Serena Williams Gets Choked Up as She Begins Her Farewell Tour to Tennis

The tennis pro shared news of her intent to move away from the sport earlier this week.

Goodbyes aren't easy, even for one of the greatest athletes of all time. Serena Williams got emotional on Wednesday as she played her final match in Canada just hours after she announced she was "​evolving away from tennis."

In a video posted on the Tennis Channel's Twitter, Williams can be seen taking it all in as she receives a standing ovation following her match against Belinda Bencic, whom she was defeated 6-2 6-4 by in the second round of the Canadian Open in Toronto.

"It was a lot of emotions," the 40-year-old athlete said during an on-court interview of how it felt to play so soon after making the major announcement. "I love playing here, I've always loved playing here. I wish I could have played better but Belinda played so well today. It's been an interesting 24 hours."

"I love y'all," Williams continued, choking up as she addressed the crowd. "As I said in the article, I'm terrible at goodbyes. But goodbye, Toronto."

Williams penned a first-person account regarding her decision to step back from the sport for Vogue's September 2022 issue which was published on Wednesday. "I’m here to tell you that I’m evolving away from tennis, toward other things that are important to me," she wrote. "A few years ago I quietly started Serena Ventures, a venture capital firm. Soon after that, I started a family. I want to grow that family."

Williams, who shares 4-year-old daughter, Olympia, with husband Alexis Ohanian, went on to explain how important expanding her family is to all three of them. "In the last year, Alexis and I have been trying to have another child, and we recently got some information from my doctor that put my mind at ease and made me feel that whenever we’re ready, we can add to our family," she said. "I definitely don’t want to be pregnant again as an athlete. I need to be two feet into tennis or two feet out."

"The way I see it, I should have had 30-plus grand slams. I had my chances after coming back from giving birth. I went from a C-section to a second pulmonary embolism to a grand slam final," Williams continued. "I played while breastfeeding. I played through postpartum depression. But I didn’t get there. Shoulda, woulda, coulda. I didn’t show up the way I should have or could have. But I showed up 23 times, and that’s fine. Actually it’s extraordinary. But these days, if I have to choose between building my tennis résumé and building my family, I choose the latter."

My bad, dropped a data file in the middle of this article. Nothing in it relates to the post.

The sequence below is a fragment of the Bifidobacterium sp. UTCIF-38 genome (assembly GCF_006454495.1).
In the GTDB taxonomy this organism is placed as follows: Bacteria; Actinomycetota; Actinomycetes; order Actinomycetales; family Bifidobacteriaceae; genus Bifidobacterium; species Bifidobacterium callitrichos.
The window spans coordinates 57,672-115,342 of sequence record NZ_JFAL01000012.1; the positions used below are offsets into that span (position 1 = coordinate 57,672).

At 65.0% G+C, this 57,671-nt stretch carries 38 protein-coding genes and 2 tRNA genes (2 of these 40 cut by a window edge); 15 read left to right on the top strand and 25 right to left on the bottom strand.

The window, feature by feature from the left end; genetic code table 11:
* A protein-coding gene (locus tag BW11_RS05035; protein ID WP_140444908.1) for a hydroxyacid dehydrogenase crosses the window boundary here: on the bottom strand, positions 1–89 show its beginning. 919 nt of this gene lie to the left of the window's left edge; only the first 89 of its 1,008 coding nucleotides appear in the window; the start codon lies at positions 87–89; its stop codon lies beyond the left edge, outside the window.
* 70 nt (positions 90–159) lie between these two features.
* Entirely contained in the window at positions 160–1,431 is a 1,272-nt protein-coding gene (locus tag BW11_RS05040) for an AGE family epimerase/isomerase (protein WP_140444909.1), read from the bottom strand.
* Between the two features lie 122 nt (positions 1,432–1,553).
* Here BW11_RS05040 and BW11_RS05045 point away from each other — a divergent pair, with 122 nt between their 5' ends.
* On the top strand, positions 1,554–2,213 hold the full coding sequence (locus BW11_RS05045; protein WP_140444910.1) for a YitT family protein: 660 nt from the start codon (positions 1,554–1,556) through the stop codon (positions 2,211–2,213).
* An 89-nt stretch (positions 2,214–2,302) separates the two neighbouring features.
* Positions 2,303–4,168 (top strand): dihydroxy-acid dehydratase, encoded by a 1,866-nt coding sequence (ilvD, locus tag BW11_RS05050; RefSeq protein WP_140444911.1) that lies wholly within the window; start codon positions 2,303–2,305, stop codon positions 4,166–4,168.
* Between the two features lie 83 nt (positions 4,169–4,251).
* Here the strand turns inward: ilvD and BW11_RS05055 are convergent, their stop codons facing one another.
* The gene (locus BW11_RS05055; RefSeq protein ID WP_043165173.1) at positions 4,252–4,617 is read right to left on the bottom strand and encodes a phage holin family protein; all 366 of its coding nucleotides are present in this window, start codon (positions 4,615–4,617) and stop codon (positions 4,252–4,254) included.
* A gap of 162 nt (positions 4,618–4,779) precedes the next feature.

Williams went on to say things would be different if she were a male athlete. "If I were a guy, I wouldn’t be writing this because I’d be out there playing and winning while my wife was doing the physical labor of expanding our family," she wrote. "Maybe I’d be more of a Tom Brady if I had that opportunity."

While Williams said saying goodbye to the sport is "the hardest thing that I could ever imagine," she hopes her legacy will help future female athletes.

"I’d like to think that thanks to opportunities afforded to me, women athletes feel that they can be themselves on the court. They can play with aggression and pump their fists. They can be strong yet beautiful," she wrote. "They can wear what they want and say what they want and kick butt and be proud of it all," she says. "I’ve made a lot of mistakes in my career. Mistakes are learning experiences, and I embrace those moments. I’m far from perfect, but I’ve also taken a lot of criticism, and I’d like to think that I went through some hard times as a professional tennis player so that the next generation could have it easier."